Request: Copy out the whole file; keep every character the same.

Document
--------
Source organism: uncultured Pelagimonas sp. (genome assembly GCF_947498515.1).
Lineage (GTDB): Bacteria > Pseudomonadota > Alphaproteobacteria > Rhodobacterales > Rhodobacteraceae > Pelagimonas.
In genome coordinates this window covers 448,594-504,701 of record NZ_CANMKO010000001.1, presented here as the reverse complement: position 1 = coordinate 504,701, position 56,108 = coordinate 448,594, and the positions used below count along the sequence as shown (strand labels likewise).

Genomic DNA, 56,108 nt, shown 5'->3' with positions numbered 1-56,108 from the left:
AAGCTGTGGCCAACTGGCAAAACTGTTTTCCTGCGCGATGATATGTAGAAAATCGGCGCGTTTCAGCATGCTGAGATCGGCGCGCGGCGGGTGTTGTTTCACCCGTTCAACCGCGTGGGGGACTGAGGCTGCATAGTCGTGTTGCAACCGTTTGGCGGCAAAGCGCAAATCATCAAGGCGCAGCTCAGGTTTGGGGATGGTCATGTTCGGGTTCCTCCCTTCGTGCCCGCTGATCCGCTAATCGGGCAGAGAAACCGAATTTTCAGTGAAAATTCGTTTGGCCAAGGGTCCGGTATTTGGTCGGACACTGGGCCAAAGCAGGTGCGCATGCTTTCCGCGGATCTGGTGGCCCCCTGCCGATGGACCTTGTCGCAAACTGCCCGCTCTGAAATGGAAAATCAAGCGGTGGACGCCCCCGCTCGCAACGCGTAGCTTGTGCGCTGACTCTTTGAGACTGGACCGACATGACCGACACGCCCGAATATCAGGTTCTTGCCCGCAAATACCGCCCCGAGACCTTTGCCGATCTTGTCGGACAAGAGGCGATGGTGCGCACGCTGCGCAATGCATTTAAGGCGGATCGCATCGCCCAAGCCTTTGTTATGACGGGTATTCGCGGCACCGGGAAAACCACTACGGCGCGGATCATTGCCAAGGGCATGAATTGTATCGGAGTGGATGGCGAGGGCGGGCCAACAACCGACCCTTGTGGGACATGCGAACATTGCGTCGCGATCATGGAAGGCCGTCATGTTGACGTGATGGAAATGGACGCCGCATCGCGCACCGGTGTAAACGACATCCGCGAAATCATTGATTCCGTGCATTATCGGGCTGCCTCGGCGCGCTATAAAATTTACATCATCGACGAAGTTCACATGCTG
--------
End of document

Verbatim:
Source organism: uncultured Pelagimonas sp. (genome assembly GCF_947498515.1).
Lineage (GTDB): Bacteria > Pseudomonadota > Alphaproteobacteria > Rhodobacterales > Rhodobacteraceae > Pelagimonas.
In genome coordinates this window covers 448,594-504,701 of record NZ_CANMKO010000001.1, presented here as the reverse complement: position 1 = coordinate 504,701, position 56,108 = coordinate 448,594, and the positions used below count along the sequence as shown (strand labels likewise).

Genomic DNA, 56,108 nt, shown 5'->3' with positions numbered 1-56,108 from the left:
AAGCTGTGGCCAACTGGCAAAACTGTTTTCCTGCGCGATGATATGTAGAAAATCGGCGCGTTTCAGCATGCTGAGATCGGCGCGCGGCGGGTGTTGTTTCACCCGTTCAACCGCGTGGGGGACTGAGGCTGCATAGTCGTGTTGCAACCGTTTGGCGGCAAAGCGCAAATCATCAAGGCGCAGCTCAGGTTTGGGGATGGTCATGTTCGGGTTCCTCCCTTCGTGCCCGCTGATCCGCTAATCGGGCAGAGAAACCGAATTTTCAGTGAAAATTCGTTTGGCCAAGGGTCCGGTATTTGGTCGGACACTGGGCCAAAGCAGGTGCGCATGCTTTCCGCGGATCTGGTGGCCCCCTGCCGATGGACCTTGTCGCAAACTGCCCGCTCTGAAATGGAAAATCAAGCGGTGGACGCCCCCGCTCGCAACGCGTAGCTTGTGCGCTGACTCTTTGAGACTGGACCGACATGACCGACACGCCCGAATATCAGGTTCTTGCCCGCAAATACCGCCCCGAGACCTTTGCCGATCTTGTCGGACAAGAGGCGATGGTGCGCACGCTGCGCAATGCATTTAAGGCGGATCGCATCGCCCAAGCCTTTGTTATGACGGGTATTCGCGGCACCGGGAAAACCACTACGGCGCGGATCATTGCCAAGGGCATGAATTGTATCGGAGTGGATGGCGAGGGCGGGCCAACAACCGACCCTTGTGGGACATGCGAACATTGCGTCGCGATCATGGAAGGCCGTCATGTTGACGTGATGGAAATGGACGCCGCATCGCGCACCGGTGTAAACGACATCCGCGAAATCATTGATTCCGTGCATTATCGGGCTGCCTCGGCGCGCTATAAAATTTACATCATCGACGAAGTTCACATGCTG